Last year’s establishment of party-to-party ties between Taiwan’s major opposition parties and the Chinese Communist Party and their inauguration of a partial cross-Strait political entente have reversed the trend toward war in the Taiwan Strait. Their interaction is replacing Taiwan separatism with a process of cross-Strait political integration that parallels the economic integration and cultural rapprochement that have been underway for more than a decade. Meanwhile, Taiwan’s political establishment, by repeatedly rejecting massive purchases of American weapons in favor of avoiding an arms race with Chinese across the Strait, has made it clear that the island’s elite do not believe their differences with the mainland can or should be addressed by military means.
The leadership in Beijing, for its part, now sees peaceful reunification as the likely result of trends that are increasingly well-established. Renewed confidence that time is on the side of this has restored these leaders’ willingness to be patient and forbearing. The last chapter in Taiwan’s excursion into an identity separate from the rest of China has, of course, yet to be written and Chinese leaders do not rule out the possibility that they might have to use force to deter efforts by the Taiwan authorities to alter the legal status quo. But, they see this as a diminishing possibility, and almost no one in Beijing now expects reunification itself to involve the use of force. In this context, frankly, American and Japanese concerns about Chinese aggressiveness in the Taiwan Strait seem increasingly delusional.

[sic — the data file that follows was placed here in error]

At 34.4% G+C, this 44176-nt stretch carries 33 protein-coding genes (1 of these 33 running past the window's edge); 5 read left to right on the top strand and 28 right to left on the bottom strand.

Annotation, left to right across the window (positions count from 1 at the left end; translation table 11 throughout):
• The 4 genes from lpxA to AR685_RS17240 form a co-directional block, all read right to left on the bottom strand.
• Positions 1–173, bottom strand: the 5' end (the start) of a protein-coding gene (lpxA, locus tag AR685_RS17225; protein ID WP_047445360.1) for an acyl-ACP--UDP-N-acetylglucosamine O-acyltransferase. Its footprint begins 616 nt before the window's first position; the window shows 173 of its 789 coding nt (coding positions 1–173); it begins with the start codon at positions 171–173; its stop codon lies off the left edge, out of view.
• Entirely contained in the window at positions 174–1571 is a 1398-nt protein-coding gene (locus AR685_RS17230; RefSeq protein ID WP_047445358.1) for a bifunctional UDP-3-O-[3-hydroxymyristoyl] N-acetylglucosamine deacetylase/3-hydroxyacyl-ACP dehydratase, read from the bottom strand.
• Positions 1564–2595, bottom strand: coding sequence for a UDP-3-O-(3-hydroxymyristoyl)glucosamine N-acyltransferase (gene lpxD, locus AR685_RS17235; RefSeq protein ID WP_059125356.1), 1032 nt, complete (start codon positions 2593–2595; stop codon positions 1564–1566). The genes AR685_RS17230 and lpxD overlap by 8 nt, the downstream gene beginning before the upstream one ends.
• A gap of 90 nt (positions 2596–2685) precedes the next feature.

China does seem determined to invest in modernizing its still relatively backward armed forces to be able to deter others from attacking it as we and many of its neighbors have in the past. Speculation that China should and will aspire to be a “peer competitor” of the US military is, however, made in the USA, not made in China. Threat analysis is, of course, the mother of all defense spending, and Americans are really good at both. Having a potentially formidable high-tech enemy is a great fund-raiser for the hyper-expensive advanced weaponry our military-industrial complex prefers to make and our armed forces love to employ. And, in all fairness to purveyors of the China threat, China may yet emulate us by developing the means to invade faraway countries and use gunboat diplomacy against them, or actually do both. But back in the real world, so far, it hasn’t; and there is no hard evidence that it plans to.